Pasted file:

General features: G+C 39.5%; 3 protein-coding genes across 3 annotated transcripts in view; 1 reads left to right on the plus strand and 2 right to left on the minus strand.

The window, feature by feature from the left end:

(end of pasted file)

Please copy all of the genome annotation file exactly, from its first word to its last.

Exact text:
General features: G+C 39.5%; 3 protein-coding genes across 3 annotated transcripts in view; 1 reads left to right on the plus strand and 2 right to left on the minus strand.

The window, feature by feature from the left end: